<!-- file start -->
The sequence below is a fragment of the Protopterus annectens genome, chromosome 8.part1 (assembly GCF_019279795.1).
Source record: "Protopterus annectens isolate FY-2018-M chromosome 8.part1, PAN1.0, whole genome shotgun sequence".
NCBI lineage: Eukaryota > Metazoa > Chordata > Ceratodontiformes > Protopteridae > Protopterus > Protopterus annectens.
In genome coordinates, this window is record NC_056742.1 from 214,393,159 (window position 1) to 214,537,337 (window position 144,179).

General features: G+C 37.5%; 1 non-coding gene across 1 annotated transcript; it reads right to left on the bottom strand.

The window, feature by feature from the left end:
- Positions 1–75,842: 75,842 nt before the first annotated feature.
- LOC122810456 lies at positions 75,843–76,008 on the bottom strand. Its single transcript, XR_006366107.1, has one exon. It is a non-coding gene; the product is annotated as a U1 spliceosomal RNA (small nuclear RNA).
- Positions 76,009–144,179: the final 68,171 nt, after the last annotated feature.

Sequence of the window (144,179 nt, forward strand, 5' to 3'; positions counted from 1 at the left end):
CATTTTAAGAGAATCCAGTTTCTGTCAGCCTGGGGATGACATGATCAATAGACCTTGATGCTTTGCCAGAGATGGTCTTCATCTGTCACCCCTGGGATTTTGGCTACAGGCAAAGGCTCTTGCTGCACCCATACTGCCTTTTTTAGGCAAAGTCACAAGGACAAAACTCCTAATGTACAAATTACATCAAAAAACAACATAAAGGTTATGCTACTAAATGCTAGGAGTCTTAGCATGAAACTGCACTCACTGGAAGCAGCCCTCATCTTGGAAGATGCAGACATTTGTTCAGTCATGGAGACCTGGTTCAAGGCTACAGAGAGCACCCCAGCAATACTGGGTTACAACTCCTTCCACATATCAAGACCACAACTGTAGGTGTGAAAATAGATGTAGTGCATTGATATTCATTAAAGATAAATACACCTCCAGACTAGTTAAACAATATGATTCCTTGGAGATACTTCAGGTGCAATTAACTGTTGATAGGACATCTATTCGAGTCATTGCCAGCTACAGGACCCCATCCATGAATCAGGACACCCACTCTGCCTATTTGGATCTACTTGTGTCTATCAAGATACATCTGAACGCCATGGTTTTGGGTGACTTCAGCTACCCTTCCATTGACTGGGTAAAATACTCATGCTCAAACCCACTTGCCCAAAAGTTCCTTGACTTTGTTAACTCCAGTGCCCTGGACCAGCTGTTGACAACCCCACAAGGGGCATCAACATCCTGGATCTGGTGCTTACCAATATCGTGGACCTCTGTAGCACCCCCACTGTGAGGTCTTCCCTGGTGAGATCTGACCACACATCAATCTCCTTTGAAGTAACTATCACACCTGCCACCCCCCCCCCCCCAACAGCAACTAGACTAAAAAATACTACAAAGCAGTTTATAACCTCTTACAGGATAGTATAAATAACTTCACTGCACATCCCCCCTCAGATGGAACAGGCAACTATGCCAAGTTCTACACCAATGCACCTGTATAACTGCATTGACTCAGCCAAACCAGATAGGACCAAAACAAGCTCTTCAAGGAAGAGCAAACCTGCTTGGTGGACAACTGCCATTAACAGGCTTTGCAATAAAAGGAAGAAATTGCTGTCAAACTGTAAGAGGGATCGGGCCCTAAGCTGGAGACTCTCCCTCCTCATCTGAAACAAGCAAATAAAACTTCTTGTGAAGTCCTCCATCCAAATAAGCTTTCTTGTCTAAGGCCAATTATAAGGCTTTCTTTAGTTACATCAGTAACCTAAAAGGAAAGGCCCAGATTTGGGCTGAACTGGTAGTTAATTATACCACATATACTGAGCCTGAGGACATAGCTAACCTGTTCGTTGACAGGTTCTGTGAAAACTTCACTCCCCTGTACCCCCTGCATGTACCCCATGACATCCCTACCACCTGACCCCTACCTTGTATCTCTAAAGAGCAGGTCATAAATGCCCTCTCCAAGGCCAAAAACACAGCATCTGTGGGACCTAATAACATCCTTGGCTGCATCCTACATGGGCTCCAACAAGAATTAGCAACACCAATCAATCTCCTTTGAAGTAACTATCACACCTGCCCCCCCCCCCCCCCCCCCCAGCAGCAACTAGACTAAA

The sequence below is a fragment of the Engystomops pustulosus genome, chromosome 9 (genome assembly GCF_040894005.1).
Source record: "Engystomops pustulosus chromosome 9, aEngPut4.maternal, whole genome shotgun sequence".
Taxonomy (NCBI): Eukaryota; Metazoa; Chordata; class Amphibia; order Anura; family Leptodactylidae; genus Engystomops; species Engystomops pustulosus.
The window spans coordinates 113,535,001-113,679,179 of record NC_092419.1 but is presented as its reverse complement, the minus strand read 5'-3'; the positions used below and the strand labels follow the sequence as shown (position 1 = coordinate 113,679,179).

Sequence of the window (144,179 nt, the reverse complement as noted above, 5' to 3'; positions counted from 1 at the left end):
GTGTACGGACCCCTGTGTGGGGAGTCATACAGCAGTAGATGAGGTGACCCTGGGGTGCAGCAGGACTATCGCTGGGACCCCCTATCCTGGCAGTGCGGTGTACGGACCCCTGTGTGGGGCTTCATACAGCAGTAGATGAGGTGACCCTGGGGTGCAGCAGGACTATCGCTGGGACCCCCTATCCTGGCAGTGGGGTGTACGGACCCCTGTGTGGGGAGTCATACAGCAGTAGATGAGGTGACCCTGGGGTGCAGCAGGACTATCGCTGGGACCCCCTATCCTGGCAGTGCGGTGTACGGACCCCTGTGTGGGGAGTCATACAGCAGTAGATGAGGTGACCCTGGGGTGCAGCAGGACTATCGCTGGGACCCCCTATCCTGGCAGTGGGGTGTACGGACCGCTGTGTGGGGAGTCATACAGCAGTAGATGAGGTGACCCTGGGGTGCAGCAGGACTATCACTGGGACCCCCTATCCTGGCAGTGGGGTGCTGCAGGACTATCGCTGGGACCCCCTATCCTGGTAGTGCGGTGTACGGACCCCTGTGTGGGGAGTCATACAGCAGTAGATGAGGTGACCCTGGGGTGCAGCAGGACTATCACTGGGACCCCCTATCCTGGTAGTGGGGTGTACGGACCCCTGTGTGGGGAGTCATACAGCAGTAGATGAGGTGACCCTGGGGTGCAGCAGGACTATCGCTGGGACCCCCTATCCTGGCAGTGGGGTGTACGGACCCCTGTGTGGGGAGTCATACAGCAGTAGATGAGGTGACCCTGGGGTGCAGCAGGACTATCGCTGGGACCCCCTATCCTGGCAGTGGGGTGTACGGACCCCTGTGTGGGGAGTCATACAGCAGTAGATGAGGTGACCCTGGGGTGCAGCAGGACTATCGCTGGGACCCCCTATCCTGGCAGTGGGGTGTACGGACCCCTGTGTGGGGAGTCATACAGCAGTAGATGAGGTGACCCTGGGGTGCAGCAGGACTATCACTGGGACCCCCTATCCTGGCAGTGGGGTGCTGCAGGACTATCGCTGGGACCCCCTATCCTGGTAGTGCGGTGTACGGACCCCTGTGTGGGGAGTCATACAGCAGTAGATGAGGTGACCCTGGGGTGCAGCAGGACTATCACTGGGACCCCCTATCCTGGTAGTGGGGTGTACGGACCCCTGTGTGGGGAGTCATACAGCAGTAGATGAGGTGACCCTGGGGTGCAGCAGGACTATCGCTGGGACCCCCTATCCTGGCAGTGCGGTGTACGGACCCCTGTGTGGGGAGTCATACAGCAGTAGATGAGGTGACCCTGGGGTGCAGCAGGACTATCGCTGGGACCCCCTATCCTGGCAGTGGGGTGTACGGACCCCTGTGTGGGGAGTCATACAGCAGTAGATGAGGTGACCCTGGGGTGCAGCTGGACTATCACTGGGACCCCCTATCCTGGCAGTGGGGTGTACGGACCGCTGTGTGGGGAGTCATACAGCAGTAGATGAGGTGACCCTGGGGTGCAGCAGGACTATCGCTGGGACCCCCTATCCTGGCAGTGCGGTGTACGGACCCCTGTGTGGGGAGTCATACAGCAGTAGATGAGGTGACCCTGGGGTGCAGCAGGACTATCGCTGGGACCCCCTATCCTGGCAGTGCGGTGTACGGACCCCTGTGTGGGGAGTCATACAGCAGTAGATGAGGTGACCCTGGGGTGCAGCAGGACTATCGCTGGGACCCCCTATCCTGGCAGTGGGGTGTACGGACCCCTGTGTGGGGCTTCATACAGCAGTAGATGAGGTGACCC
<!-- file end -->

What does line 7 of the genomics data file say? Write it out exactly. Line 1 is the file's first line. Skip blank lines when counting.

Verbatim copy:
- Positions 1–75,842: 75,842 nt before the first annotated feature.